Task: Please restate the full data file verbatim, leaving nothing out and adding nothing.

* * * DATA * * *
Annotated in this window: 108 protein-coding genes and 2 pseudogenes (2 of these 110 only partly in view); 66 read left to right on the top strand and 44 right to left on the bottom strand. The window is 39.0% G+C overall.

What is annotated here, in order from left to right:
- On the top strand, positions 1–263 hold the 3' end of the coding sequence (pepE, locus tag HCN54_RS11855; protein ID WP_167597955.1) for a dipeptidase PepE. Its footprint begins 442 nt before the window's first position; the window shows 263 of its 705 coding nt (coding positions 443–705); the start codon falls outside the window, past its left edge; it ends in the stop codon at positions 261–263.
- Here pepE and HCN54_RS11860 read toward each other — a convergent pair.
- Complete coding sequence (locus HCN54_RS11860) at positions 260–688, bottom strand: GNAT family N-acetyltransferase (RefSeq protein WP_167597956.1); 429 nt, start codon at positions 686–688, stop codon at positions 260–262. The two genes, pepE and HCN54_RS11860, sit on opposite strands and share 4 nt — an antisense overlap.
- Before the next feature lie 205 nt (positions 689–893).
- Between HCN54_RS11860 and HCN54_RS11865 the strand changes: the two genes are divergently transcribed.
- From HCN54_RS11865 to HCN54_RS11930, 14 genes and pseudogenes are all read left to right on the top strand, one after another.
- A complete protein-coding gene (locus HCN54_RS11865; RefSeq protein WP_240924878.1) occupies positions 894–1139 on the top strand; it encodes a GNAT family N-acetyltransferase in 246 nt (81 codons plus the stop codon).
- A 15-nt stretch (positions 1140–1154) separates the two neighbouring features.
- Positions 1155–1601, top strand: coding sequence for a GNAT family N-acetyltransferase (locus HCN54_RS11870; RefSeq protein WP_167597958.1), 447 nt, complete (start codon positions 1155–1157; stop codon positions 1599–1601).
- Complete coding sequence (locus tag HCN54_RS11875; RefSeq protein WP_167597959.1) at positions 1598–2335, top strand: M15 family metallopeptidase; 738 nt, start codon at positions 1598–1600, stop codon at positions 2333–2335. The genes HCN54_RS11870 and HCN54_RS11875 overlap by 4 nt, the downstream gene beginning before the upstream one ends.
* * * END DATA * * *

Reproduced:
Annotated in this window: 108 protein-coding genes and 2 pseudogenes (2 of these 110 only partly in view); 66 read left to right on the top strand and 44 right to left on the bottom strand. The window is 39.0% G+C overall.

What is annotated here, in order from left to right:
- On the top strand, positions 1–263 hold the 3' end of the coding sequence (pepE, locus tag HCN54_RS11855; protein ID WP_167597955.1) for a dipeptidase PepE. Its footprint begins 442 nt before the window's first position; the window shows 263 of its 705 coding nt (coding positions 443–705); the start codon falls outside the window, past its left edge; it ends in the stop codon at positions 261–263.
- Here pepE and HCN54_RS11860 read toward each other — a convergent pair.
- Complete coding sequence (locus HCN54_RS11860) at positions 260–688, bottom strand: GNAT family N-acetyltransferase (RefSeq protein WP_167597956.1); 429 nt, start codon at positions 686–688, stop codon at positions 260–262. The two genes, pepE and HCN54_RS11860, sit on opposite strands and share 4 nt — an antisense overlap.
- Before the next feature lie 205 nt (positions 689–893).
- Between HCN54_RS11860 and HCN54_RS11865 the strand changes: the two genes are divergently transcribed.
- From HCN54_RS11865 to HCN54_RS11930, 14 genes and pseudogenes are all read left to right on the top strand, one after another.
- A complete protein-coding gene (locus HCN54_RS11865; RefSeq protein WP_240924878.1) occupies positions 894–1139 on the top strand; it encodes a GNAT family N-acetyltransferase in 246 nt (81 codons plus the stop codon).
- A 15-nt stretch (positions 1140–1154) separates the two neighbouring features.
- Positions 1155–1601, top strand: coding sequence for a GNAT family N-acetyltransferase (locus HCN54_RS11870; RefSeq protein WP_167597958.1), 447 nt, complete (start codon positions 1155–1157; stop codon positions 1599–1601).
- Complete coding sequence (locus tag HCN54_RS11875; RefSeq protein WP_167597959.1) at positions 1598–2335, top strand: M15 family metallopeptidase; 738 nt, start codon at positions 1598–1600, stop codon at positions 2333–2335. The genes HCN54_RS11870 and HCN54_RS11875 overlap by 4 nt, the downstream gene beginning before the upstream one ends.